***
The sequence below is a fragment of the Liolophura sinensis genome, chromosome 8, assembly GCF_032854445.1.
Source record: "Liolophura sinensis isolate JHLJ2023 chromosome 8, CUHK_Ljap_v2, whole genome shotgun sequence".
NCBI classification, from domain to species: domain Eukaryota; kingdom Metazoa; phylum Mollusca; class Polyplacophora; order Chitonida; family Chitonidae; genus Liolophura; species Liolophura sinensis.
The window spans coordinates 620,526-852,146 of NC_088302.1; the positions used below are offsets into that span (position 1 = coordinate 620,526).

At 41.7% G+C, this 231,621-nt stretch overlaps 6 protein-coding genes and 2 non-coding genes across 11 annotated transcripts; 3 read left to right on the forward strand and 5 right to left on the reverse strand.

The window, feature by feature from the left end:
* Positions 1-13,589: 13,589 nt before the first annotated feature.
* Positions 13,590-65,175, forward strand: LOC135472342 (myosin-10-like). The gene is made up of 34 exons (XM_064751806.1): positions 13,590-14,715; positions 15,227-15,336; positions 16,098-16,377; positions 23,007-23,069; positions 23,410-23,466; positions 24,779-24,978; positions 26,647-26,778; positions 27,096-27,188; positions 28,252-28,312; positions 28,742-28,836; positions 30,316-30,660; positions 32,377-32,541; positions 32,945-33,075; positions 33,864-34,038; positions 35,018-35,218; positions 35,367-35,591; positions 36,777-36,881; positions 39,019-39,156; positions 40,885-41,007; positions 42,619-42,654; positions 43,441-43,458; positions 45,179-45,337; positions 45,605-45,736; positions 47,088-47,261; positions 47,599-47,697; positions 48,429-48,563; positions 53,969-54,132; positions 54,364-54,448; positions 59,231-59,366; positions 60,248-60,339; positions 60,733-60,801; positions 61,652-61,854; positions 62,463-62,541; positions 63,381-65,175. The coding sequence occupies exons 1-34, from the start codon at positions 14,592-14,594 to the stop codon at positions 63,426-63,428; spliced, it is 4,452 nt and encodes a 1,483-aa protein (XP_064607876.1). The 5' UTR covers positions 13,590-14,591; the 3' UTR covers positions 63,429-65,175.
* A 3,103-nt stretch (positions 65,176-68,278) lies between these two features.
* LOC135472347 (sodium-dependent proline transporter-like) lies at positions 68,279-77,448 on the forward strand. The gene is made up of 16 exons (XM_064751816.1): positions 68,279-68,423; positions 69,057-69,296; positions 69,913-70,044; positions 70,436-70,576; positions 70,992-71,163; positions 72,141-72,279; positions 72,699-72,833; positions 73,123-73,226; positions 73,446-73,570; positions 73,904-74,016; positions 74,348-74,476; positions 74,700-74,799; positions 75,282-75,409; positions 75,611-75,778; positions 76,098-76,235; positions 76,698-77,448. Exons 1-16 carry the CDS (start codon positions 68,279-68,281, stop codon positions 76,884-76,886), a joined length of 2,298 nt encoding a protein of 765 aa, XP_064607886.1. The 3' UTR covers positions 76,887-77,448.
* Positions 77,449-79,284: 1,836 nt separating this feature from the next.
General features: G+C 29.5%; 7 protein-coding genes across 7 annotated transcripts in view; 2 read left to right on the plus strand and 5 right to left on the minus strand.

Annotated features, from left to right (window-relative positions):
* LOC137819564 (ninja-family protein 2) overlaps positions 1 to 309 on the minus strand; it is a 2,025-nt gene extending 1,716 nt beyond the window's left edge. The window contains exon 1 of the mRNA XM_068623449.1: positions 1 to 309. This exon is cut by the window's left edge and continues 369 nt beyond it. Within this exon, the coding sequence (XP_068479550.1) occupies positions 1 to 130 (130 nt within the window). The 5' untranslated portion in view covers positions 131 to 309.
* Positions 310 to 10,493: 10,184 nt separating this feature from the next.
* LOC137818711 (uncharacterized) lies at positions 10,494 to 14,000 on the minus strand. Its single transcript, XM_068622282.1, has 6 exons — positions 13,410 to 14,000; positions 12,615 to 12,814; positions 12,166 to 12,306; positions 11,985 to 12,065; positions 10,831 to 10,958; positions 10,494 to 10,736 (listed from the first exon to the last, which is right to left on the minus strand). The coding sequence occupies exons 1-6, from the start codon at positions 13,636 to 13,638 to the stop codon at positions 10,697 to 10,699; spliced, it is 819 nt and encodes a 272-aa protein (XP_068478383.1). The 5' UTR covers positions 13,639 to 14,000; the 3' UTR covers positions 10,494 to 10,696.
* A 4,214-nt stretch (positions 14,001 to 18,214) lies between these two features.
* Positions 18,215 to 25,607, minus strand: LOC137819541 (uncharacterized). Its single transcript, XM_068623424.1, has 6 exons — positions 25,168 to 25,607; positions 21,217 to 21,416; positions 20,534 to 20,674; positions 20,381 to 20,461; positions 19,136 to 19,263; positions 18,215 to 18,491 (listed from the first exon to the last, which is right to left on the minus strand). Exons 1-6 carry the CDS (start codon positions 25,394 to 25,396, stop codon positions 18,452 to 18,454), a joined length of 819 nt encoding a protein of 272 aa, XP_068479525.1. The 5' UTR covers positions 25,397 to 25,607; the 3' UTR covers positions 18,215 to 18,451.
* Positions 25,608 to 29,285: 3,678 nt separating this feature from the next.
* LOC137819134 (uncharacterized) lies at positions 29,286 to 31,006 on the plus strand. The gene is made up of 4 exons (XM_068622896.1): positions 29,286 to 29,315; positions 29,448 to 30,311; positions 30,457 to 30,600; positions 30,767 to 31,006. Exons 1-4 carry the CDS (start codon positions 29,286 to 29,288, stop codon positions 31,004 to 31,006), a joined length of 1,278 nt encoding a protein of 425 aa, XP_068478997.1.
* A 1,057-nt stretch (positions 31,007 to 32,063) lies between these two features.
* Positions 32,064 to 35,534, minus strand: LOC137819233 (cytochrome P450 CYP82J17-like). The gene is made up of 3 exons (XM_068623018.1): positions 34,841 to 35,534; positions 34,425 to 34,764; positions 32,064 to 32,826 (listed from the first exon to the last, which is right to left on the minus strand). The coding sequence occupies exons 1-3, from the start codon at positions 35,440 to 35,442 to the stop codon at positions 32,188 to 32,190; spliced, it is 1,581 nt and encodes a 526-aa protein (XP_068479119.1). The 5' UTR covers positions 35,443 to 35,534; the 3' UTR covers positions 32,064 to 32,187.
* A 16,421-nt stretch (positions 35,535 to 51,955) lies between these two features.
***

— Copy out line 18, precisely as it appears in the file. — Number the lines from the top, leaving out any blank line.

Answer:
* Positions 18,215 to 25,607, minus strand: LOC137819541 (uncharacterized). Its single transcript, XM_068623424.1, has 6 exons — positions 25,168 to 25,607; positions 21,217 to 21,416; positions 20,534 to 20,674; positions 20,381 to 20,461; positions 19,136 to 19,263; positions 18,215 to 18,491 (listed from the first exon to the last, which is right to left on the minus strand). Exons 1-6 carry the CDS (start codon positions 25,394 to 25,396, stop codon positions 18,452 to 18,454), a joined length of 819 nt encoding a protein of 272 aa, XP_068479525.1. The 5' UTR covers positions 25,397 to 25,607; the 3' UTR covers positions 18,215 to 18,451.